For those of you unfamiliar with the story (as I was; I've never seen the movie, and the play only once about 15 years ago), the entire play takes place in real time inside a jury deliberation room. They are deciding the fate of a young, poor, Latino man who is charged with killing his father. The opening vote is 11 guilty, one not guilty, and therein lies the drama. Over 90 minutes, the men debate the case trying to come to a consensus, and in doing so they discuss issues of race, class, duty, the justice system, and family dynamics. They argue, disagree, challenge, acquiesce, change their minds, and change them back again as they talk and more importantly, listen to each other. The question at hand is not what really happened, but does the evidence presented prove beyond a reasonable doubt that the accused is guilty and deserves to be sentenced to death.
|the cast of Twelve Angry Men (photo by Dan Norman)|
The creators of the piece (also including book writer David Simpatico) have been very thoughtful about the racial diversity, which adds another layer to the stories, characters, interactions, and themes of justice. While it may not be historically accurate that a jury was this diverse in the 1950s, that's where theater gives us room to imagine and explore what if. But this isn't just color-blind casting where they blindly put people of different races into historically White characters without thinking about how it affects the story they're telling. This is not a situation where actors of color play White characters, they're playing Black, biracial, Asian, or Latino characters in this time and space. The creators worked with the cast to incorporate their experiences and life history into the piece, so that the characters and their stories feel authentic.
It's worth noting that the author's estate did not allow the creators to change the gender of the characters, which allowed them to delve into issues of masculinity (toxic and otherwise) and the way that men communicate with each other. But never fear, Theater Latte Da's women Elissa Adams, Kelli Foster-Warder, and Denise Prosek are putting together a companion cabaret piece called Twelve Angry Women, which you can see at Crooners July 7-9. Because women are allowed to be angry too (and sing about it!).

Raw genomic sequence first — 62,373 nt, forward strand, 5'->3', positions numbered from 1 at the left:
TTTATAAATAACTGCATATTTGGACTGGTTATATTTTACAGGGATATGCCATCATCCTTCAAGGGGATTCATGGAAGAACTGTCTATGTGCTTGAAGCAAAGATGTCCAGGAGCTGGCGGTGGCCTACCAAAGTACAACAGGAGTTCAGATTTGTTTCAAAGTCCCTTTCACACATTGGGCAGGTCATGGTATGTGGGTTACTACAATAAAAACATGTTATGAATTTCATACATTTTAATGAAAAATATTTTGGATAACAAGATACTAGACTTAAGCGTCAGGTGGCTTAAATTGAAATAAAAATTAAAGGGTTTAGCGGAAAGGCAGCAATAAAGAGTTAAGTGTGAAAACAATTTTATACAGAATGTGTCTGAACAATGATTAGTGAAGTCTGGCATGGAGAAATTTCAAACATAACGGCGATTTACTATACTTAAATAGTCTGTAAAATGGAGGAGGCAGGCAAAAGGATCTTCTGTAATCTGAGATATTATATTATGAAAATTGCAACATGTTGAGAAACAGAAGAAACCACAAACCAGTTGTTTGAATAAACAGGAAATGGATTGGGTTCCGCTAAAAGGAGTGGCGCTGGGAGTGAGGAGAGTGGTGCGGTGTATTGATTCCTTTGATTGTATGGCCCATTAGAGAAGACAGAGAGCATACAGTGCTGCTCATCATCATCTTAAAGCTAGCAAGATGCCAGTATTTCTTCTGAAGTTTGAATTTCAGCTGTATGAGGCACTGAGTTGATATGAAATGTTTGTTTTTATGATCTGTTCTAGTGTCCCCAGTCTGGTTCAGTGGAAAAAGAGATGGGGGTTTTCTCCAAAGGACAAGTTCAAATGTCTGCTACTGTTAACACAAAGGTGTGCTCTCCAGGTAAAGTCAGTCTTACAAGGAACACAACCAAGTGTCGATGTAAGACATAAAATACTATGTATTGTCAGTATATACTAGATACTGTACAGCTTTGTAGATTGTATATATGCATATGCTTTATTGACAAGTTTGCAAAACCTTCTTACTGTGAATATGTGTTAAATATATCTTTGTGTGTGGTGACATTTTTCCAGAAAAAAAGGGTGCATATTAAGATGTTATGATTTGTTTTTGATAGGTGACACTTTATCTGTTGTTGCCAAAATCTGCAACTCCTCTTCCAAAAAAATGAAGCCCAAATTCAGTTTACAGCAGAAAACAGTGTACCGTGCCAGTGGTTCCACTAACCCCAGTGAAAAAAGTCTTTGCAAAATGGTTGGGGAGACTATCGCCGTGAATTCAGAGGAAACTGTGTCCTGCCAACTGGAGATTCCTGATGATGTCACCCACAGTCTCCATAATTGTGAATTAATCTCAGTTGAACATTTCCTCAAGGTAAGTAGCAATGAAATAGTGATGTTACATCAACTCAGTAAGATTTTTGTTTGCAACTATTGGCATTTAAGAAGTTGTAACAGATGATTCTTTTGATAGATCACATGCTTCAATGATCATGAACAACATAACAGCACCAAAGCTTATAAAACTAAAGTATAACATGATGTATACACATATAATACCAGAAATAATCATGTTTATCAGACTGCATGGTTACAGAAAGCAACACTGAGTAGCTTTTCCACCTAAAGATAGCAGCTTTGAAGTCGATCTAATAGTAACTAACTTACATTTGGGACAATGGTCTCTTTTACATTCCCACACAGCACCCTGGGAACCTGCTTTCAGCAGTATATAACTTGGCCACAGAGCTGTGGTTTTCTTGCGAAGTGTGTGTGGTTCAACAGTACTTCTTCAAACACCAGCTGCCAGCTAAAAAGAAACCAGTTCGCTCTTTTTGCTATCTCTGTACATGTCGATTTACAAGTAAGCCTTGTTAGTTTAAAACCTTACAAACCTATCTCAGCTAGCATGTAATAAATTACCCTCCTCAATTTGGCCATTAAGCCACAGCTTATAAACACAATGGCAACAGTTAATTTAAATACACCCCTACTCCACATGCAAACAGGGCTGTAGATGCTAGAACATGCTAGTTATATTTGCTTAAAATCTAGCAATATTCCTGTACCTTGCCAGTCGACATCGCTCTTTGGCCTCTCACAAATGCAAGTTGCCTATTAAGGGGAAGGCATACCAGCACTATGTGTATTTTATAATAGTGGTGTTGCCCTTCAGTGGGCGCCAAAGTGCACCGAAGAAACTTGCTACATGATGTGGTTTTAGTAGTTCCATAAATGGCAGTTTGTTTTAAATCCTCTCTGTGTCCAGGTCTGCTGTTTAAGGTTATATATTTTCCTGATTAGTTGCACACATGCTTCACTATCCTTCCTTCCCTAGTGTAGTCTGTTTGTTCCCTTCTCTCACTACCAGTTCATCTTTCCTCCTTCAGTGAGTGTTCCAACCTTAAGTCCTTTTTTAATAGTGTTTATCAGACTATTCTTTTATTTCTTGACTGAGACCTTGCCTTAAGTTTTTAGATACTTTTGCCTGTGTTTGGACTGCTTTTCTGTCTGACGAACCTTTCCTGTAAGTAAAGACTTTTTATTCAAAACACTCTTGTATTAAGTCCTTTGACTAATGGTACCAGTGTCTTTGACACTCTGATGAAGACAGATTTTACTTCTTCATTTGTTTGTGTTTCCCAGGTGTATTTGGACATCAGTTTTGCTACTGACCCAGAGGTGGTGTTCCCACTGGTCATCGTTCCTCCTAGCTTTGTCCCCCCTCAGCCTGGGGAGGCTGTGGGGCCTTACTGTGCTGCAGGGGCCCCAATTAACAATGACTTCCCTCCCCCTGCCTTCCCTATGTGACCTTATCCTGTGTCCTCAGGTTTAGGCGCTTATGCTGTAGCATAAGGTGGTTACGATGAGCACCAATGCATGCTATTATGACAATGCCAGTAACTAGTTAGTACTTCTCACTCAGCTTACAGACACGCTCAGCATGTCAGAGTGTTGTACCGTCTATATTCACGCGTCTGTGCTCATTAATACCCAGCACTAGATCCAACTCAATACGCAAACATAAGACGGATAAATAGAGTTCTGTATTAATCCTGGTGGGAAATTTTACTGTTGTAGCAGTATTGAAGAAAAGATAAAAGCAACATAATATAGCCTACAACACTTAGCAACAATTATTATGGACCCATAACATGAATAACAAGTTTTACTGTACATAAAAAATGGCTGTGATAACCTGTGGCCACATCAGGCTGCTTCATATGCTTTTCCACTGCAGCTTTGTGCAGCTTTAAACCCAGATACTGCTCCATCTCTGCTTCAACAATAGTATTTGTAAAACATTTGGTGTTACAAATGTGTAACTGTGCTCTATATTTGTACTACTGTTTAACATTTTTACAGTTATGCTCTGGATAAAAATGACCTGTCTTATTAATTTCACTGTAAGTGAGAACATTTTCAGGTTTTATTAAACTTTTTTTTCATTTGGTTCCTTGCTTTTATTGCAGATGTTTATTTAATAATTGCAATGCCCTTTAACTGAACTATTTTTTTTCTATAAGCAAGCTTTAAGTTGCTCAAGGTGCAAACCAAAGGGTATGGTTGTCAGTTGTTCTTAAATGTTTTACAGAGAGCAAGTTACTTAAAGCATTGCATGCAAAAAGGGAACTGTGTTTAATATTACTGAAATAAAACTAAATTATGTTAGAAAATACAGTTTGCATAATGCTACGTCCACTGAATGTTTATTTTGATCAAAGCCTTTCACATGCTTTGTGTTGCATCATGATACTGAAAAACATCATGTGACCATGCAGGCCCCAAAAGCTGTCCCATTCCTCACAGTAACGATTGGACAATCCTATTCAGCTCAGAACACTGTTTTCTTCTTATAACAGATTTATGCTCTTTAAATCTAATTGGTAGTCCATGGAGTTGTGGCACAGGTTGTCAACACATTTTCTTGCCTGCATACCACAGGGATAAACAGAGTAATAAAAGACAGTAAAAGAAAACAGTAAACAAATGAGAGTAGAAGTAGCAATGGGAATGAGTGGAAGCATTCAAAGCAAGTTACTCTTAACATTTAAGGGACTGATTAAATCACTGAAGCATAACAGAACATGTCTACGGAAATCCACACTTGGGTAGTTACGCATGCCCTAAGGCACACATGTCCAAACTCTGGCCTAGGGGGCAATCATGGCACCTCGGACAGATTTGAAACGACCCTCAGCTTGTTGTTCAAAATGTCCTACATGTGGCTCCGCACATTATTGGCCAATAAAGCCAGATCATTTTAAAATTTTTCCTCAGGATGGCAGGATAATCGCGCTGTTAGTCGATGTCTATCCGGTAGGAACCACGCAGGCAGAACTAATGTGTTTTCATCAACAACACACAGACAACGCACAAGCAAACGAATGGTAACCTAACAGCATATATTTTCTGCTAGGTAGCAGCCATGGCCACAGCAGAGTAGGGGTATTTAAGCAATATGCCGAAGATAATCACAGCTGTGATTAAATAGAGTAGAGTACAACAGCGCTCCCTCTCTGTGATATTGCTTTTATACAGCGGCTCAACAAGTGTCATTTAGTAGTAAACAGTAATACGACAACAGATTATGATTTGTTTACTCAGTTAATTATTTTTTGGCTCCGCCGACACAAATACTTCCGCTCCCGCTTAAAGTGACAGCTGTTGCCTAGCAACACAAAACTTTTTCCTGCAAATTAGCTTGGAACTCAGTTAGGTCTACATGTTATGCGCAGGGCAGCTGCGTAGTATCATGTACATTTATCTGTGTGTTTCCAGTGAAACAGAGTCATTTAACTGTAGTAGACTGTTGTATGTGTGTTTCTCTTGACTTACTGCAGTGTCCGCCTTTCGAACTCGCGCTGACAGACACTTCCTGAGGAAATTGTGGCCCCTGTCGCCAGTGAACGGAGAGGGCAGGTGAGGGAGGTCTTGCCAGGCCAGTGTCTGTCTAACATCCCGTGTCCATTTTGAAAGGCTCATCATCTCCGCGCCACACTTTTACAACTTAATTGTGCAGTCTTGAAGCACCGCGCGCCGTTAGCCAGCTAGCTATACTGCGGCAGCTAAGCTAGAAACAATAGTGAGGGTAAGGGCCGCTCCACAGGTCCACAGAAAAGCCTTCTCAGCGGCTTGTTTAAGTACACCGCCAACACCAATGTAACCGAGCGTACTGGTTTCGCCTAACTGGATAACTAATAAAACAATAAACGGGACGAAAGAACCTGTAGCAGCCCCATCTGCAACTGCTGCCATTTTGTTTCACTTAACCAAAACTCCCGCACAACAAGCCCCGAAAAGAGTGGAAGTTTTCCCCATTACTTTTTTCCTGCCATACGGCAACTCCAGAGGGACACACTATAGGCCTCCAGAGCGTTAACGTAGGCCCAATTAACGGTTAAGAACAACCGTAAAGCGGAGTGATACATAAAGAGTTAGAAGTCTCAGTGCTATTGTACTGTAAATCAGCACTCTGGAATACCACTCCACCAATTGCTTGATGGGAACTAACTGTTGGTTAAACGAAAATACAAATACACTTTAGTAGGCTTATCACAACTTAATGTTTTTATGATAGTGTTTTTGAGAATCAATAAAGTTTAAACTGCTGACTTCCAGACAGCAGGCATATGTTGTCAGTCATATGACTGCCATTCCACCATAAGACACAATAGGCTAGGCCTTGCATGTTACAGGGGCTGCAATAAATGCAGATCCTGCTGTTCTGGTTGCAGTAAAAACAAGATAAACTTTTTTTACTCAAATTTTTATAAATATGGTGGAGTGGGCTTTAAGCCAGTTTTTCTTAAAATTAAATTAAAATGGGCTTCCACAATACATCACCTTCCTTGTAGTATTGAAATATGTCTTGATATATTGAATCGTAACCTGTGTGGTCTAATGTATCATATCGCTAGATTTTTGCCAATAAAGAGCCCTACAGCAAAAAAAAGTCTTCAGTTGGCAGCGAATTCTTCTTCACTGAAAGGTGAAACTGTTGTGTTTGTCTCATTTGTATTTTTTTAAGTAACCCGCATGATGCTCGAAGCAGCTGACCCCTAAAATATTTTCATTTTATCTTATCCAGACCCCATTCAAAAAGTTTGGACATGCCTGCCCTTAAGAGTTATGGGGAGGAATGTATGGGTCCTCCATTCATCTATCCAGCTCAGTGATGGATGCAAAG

|Curtis Bannister as Juror #8 (photo by Dan Norman)|
|the men get angry (photo by Dan Norman)|
with no walls, just a few doors and shelves hanging in mid-air. The jurors sit in 12 mismatched chairs at a long center table that rotates during some of the songs, allowing the audience different views. But they don't just sit at the table the whole time, director Peter Rothstein has them moving around the stage, with interesting character groupings, natural movement accompanying the songs rather than traditional dancing. They're all dressed in period suits, but with slight variations and specific accessories that give us hints about each character. Big stadium lights hang at the back of the stage, used on occasion for effect, with mostly subtle lighting shifts (and a few lightning strikes) to set the mood. Before the show we hear a ticking clock, creating an ominous feeling as the story begins, and later sounds of thunder fill the theater as the storm roles in. (Choreography by Kelli Foster-Warder, scenic design by Benjamin Olsen, costume design by Matthew LeFebvre, lighting design by Paul Whitaker, sound design by Nicholas Tranby.)
While adapting movies to musicals is in general a disturbing and disappointing trend, that's not the case here. It's clear that the creators had something to say, and that this American classic can still speak to us in new, different, and surprising ways. This adaptation very much reflects and speaks to the current time, while still staying true to the original story. The music is added thoughtfully in a way that enhances the emotions and themes of the story. In short, it's adaptation done right.
You can (and should) see the world premiere musical Twelve Angry Men at the Ritz Theater in Northeast Minneapolis through July 17. And for more on how this musical came to be, check out #TCTheater artist and musical theater aficionado Max Wojtanowicz's edutainment "Pin Spot" series, which delves deeper into the history and making of the show - June 27 only!